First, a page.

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by Administrator / 920 ViewsEthiopian Man "convicted of killing 101 people" caught in Denver areaARAPAHOE COUNTY - The 9Wants to Know investigators have learned U.S. Federal agents arrested a man who they believe is a war criminal from Ethiopia convicted of killing 101 people and torturing many others.Kefelegn Alemu Worku went by the name Tufa or Habteab Berhe Temanu, according to federal agents and federal court documents reviewed by 9Wants to Know. Immigration Customs Enforcement arrested Worku was arrested Aug. 24, but news of his arrest wasn't immediately made public.ICE agents allege Worku stole an identity and forged his citizenship application to be able to get into the United States. Federal prosecutors charged him with unlawful procurement of citizenship or naturalization and aggravated identity theft. If convicted he could be sentenced to 10 years in prison. It's not clear whether he could be deported back to Ethiopia.Worku lived in a second-floor apartment at 8861 East Florida Avenue in Arapahoe County, near Florida Avenue and Parker Road.Girma Baye manages Kozy Café near Havana Street and 1st Avenue, where Worku was a near-daily customer."He's about 60-65 years old," Baye said. "He's a very nice guy. He's always fun."Baye said he was shocked to learn what prosecutors claim is in Worku's past.ICE agents were tipped off about Worku in May of 2011 after an Ethiopian native who lived in Denver, recognized Worku as a guard in the prison where he was an inmate. The man also told federal agents that he personally watched Worku torture fellow prisoners.Prosecutors conducted an investigation and now believe Worku worked as a high ranking prison official in the "Higher 15" prison which house about 1,500 political prisoners during the reign of President Mengistu, often referred to the "Red Terror.""It was a period of systematized, institutionalized terror. It was not random, accidental or a little here or there, it was systematized institutionalized, government sponsored reign of terror," University of Denver Professor Peter Van Arsdale said.Van Arsdale, who wrote "Forced to Flee: Human Rights and Humans Wrongs in Refugee Homelands," has traveled multiple times to Ethiopia.As federal investigators looked into Worku's past, they reached other people who also said they recognized Worku from prisons."These aren't huge prisons like Supermax or others here in Colorado. These are small buildings out in the courtryside with barbed wire," Van Arsdale told 9Wants to Know investigative reporter Jace Larson.Investigators say they discovered a news article which indicates a prison guard from Higher 15 named Kefelegn Alemu was sentenced to the death penalty in absentia for executing 101 people.9Wants to Know discovered a 2001 British Broadcast Corporation article which says the sentence was handed down by the Sixth Criminal Bench of the Federal High Court. It says Kefelegn Alemu was found guilty of ordering, coordinating and participating in the execution of 101 people.The article does not mention Worku's last name. Van Arsdale, the professor from University of Denver, says it is Ethiopian custom to refer to someone - even the president - by only the first name and not use the last name.Customs agents discovered Worku used a fraudulent name to immigrate to the United States on July 12, 2004 as a refugee along with four children to live with a fifth child already in the United States.When agents interviewed the unnamed, fifth child they say he admitted his real father wasn't mentally or physically able to immigrate to the United States. The children were worried their father's health would jeopardize their changes of immigrating to the United States so they recruited Worku to assume the identity of their father in the refugee process.Worku's public defender told 9Wants to Know Thursday that he is not in a position to comment on the case.Worku is scheduled to appear for a detention hearing in federal court in Denver Tuesday.Have a comment or tip for investigative reporter Jace Larson? Call him at 303-871-1432 or e-mail firstname.lastname@example.org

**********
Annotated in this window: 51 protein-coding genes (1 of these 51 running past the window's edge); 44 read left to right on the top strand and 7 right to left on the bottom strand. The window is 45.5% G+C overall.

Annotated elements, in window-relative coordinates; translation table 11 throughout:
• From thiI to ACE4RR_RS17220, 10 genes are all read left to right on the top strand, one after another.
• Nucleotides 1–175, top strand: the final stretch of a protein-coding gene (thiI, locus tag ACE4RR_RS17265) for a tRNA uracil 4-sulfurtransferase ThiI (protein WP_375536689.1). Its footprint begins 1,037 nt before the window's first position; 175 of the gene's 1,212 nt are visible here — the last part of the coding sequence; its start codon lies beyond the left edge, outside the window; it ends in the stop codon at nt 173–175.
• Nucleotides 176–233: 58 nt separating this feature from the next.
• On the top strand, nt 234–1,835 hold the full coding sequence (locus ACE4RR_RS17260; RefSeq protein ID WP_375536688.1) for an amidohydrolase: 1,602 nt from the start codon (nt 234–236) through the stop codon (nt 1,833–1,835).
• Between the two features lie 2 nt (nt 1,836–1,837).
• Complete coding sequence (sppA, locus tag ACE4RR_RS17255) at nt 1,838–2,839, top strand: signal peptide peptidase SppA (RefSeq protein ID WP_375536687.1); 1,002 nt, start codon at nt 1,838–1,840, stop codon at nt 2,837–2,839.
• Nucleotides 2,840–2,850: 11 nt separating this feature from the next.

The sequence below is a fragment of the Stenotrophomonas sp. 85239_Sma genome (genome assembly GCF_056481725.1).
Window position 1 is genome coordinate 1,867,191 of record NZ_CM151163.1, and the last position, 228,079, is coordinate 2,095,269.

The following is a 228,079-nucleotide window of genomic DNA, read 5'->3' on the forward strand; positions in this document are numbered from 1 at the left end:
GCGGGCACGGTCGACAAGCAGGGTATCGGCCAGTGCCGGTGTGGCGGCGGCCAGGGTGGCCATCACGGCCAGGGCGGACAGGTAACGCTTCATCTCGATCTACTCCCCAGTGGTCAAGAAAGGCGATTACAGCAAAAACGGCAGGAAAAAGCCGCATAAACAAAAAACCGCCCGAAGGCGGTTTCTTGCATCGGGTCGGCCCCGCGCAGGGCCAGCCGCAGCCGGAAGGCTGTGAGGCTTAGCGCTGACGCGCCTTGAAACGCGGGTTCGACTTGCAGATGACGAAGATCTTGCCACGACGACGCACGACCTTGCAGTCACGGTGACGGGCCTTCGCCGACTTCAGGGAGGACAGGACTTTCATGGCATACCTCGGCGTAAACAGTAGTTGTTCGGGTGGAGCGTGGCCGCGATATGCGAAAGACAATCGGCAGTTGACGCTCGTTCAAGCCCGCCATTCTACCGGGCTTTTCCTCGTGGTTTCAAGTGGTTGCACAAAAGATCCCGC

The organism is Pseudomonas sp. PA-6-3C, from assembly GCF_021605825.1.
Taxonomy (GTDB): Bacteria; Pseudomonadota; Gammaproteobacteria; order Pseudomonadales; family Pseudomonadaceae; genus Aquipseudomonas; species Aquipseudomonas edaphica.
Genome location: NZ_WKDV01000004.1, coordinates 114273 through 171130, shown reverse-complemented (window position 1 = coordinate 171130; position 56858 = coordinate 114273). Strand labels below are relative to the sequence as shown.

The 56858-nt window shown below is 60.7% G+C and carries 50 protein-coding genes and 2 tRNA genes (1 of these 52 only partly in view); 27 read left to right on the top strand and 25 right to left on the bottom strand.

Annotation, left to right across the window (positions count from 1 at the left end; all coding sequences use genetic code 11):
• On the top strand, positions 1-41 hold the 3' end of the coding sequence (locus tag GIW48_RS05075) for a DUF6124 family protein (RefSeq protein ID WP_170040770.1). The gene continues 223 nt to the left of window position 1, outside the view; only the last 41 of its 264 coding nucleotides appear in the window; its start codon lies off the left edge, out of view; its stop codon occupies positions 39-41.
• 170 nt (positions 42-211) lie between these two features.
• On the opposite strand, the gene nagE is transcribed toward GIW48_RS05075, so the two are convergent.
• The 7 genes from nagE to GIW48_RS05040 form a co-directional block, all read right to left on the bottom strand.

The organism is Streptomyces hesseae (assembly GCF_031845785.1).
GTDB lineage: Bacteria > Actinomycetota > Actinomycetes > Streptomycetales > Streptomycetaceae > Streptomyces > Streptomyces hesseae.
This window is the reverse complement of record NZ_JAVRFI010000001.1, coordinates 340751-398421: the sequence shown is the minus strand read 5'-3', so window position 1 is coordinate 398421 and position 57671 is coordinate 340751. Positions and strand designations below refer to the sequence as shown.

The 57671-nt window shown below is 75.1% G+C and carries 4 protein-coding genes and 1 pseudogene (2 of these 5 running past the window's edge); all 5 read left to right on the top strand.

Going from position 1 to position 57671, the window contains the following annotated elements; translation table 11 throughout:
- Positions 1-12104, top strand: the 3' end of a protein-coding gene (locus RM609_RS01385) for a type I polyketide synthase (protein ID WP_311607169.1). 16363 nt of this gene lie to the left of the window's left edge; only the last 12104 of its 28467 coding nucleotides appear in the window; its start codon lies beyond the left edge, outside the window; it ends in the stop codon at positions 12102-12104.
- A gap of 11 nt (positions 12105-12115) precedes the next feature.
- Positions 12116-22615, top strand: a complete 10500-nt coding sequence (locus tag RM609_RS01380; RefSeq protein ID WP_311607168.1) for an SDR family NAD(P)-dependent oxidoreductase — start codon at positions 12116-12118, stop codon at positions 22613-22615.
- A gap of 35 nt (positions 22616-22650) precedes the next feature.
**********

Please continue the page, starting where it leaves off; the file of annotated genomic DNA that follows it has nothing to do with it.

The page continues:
by Administrator / 765 ViewsThe federal High court prosecutor has "stopped" the chargs against Feteh News paper Editor Temesgen Desalegn.Ethiopian Reporterየፌደራል ዓቃቤ ሕግ በመሠረተበት ሦስት ክሶች ምክንያት ነሐሴ 17 ቀን 2004 ዓ.ም. ዋስትና ተከልክሎ በማረሚያ ቤት እንዲቆይ የተደረገው የፍትሕ ጋዜጣ ዋና አዘጋጅ ተመስገን ደሳለኝ በዛሬው ዕለት ክሱ እንዲቋረጥ ተደረገ፡፡ ክሱ እንዲቋረጥ ያዘዘው ከሳሹ የፌደራል ዓቃቤ ሕግ ሲሆን፣ ለክሱ መቋረጥ በምክንያትነት ያቀረበው ተጨማሪ ምርመራ አደርጋለሁ በማለቱ መሆኑን ለማወቅ ተችሏል፡፡ዓቃቤ ሕግ በዛሬው ዕለት ለፌደራል ከፍተኛ ፍርድ ቤት 16ኛ የወንጀል ችሎት በጻፈው ደብዳቤ በጋዜጠኛ ተመስገን ላይ ያቀረባቸውን ክሶች ማቋረጡን አስታውቋል፡፡ በዚህ መሠረት ተመስገን በዛሬው ዕለት ከእስር እንደሚለቀቅ የተገኘው መረጃ ያመለክታል፡፡የፍትሕ ጋዜጣ ዋና አዘጋጅ ክስ የተመሠረተበት በ2003 እና በ2004 ዓ.ም. ራሱ በዘገባቸውና በጋዜጣው ዓምደኞች በተዘገቡ አመፅ ቀስቃሽ ናቸው በተባሉ ሦስት ጽሑፎች ሳቢያ መሆኑን መዘገባችን ይታወሳል፡፡ፍትሕ ጋዜጣ ሐምሌ 13 ቀን 2004 ዓ.ም. ከጠቅላይ ሚኒስር መለስ ዜናዊ ሕመም ጋር በተገናኘ ዘገባው ምክንያት ከታተመ በኋላ እንዳይሠራጭ በፍትሕ ሚኒስቴር መታገዱም ይታወሳል፡፡ ጋዜጣው ከዚያን ጊዜ ጀምሮ የብርሃንና ሰላም ማተሚያ ድርጅት አላትምም በማለቱ ምክንያት ሕትመቱ ተቋርጧል፡፡